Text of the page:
Note: I think some of this is done with inspiration from another post, but I’m not sure. I will make sure to update with proper credit when I know for sure.

Run-SetupDiag.ps1

Here’s an example of a Powershell script running SetupDiag.exe storing the log files in the CCM log folder.

Connect to Network Folder and Copy Logs

This is almost identical to what is done in the PreCache Task Sequence, with the difference on copying SetupDiag logs as well.

Set UpgradeStatus Failed

For good measures, I’m making sure that UpgradeStatus indeed is set to 1 indicating a failure. This is being picked up by hardware inventory.

Send Failed Status to Teams

And again, sending the status to Microsoft Teams, this time with a message indicating a failure.

This time also including a link for the location of the log files:

More inspiration

In addition to the notifications in Microsoft Teams, the upgrade status is also written to the registry and picked up by hardware inventory and used with collections. (Note: It’s not picked up by default, you will have to extend hardware inventory to do that. Here’s an very old post of mine, sparingly describing how: https://www.imab.dk/extending-hardware-inventory-in-sccm2012/)

Deployment

Ideally and as I touched briefly in the PreCache post, the collection where ALL the checks has passed will be where you will deploy the actual IPU task sequence to. Another approach is obviously to create additional collections and then use this collection as a limiting collection. Everything as it suits your own environment.

And when deploying the IPU task sequence, remember to deploy it with following deployment option: Download all content locally before starting task sequence. This will make sure that the content already in the CCM cache is used and that content is not downloaded yet again.

Download

Download my entire IPU Task Sequence here. Note that it’s exported without dependencies. I believe it’s the steps that are interesting here. Insert your own stuff where needed: imab.dk_IPUTS.zip (201 downloads)

Let me know in the comment section below if you need anything elaborated or if anything is missing out. I will make sure to reply promptly 🙂

Enjoy 🙂

11 thoughts on “Windows as a Service: Sharing my PreCache and In-Place Upgrade Task Sequences, part 2”

  1. HI Martin, great stuff. SOme comments, but see them as positive comments 🙂 And stuff I added, changed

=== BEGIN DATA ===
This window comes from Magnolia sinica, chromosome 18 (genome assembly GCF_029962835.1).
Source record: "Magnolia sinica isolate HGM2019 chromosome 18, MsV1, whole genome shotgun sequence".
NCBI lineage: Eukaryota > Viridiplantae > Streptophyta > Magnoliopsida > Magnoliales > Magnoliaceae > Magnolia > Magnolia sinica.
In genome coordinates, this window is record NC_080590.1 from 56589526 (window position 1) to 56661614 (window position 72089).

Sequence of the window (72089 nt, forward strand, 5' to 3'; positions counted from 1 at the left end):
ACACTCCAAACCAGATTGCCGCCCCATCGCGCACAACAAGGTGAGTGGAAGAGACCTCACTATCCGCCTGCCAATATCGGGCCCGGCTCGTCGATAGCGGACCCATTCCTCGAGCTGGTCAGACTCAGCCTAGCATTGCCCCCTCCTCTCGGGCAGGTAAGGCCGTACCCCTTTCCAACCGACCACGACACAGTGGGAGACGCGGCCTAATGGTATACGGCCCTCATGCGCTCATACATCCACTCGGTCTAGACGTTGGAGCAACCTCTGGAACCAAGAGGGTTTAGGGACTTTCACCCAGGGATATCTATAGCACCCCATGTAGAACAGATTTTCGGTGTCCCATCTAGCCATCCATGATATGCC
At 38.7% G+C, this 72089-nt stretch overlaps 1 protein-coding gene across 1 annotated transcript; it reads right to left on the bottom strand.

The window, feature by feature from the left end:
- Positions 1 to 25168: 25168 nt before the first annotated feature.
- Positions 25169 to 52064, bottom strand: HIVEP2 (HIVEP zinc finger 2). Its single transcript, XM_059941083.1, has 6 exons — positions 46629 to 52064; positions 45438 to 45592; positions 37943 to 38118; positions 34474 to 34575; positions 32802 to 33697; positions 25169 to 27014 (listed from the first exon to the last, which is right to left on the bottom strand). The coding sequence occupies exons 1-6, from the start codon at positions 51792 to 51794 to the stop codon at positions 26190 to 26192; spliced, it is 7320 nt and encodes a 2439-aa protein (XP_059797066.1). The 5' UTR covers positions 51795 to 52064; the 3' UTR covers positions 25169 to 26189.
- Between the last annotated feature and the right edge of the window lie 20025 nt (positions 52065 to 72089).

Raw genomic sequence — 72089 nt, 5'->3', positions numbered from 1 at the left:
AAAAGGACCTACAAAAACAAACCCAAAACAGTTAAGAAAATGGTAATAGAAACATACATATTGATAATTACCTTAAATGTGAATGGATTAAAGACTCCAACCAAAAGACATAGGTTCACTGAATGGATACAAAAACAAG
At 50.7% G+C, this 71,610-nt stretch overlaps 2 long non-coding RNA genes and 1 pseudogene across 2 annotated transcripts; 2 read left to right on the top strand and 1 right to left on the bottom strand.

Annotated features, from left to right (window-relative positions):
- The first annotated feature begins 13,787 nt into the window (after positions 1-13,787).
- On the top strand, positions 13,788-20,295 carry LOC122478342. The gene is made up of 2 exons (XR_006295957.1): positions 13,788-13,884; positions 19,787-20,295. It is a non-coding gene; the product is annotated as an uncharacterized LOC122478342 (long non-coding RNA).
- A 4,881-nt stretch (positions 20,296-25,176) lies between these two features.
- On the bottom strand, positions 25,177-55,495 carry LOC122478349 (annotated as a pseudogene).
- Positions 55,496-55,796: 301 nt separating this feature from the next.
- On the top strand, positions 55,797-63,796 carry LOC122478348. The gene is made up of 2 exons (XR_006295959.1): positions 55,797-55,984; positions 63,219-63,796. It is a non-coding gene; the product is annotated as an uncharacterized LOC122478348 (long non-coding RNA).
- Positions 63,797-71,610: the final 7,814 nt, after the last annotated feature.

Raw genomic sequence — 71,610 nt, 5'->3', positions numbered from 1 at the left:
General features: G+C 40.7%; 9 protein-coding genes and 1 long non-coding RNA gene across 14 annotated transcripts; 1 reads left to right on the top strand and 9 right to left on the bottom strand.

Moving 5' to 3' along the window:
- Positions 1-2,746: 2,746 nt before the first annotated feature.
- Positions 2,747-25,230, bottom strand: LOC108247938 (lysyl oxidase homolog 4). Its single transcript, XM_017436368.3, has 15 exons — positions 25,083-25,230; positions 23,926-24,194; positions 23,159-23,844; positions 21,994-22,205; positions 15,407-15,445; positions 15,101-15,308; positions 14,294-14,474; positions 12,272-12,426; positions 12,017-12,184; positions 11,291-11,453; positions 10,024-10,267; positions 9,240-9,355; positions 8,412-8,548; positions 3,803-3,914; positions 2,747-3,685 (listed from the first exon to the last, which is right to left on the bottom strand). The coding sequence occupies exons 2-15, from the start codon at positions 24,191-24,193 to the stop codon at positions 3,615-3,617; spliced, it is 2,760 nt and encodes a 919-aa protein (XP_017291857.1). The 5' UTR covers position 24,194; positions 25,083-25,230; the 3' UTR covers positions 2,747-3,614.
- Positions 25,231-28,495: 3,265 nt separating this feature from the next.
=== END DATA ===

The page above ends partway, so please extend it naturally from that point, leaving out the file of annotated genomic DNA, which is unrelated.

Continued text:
– OSUpgrade will only work on Dannish Locale. 🙂 SO I needed to fix that.
    – I also ran into an issue where OSUpgrade failed due to a hardblock from CompatScan. (I know I should use your other Pre-Caching TS, and will do so) But since it failed, I was never notified due to the Show Custom Background from Trevor Jones. It simply kept on telling me “Windows 10 Upgrade in progress”. So I need to find a way to stop the Custom Background in the ErrorHandling Section. You have any idea what process to kill?
    – I also disconnected the Z: drive after log copying. Otherwise you see this Z: drive still, its not persisten sure. BUt still 🙂
    -You might want to copy the XMLs from the Compatscan as well. Logs don’t always show you the reason of the hardblock
    – Seems that the smstslog copied is not always the latest. I miss the last minutes in the Logfile location. Cant figure out why.
    – I also trigger WaaS Component Cleanup after an succesfull upgrade. TO free up space again.
    schtasks.exe /Run /TN “\Microsoft\Windows\Servicing\StartComponentCleanup”

    • Hey, good ideas – I will probably update my stuff with some of it. The custom background can be killed simply by killing powershell.exe 🙂

  2. Hi, thanks for this excellent guide. What about the trigger for hardware inventory? You set “SendSchedule {00000000-0000-0000-0000-000000000001}” but what sources do you need to launch this?

  3. Great Guide!

    Do yo have an example of PowershellAppDeploymentToolkit you used for the “Configure User Notification” step in Pre Processing?

    • I do. It’s quite simple though. Can you reach out to me on twitter or similar? 🙂 it’s easier to just send you the entire PSADT content 🙂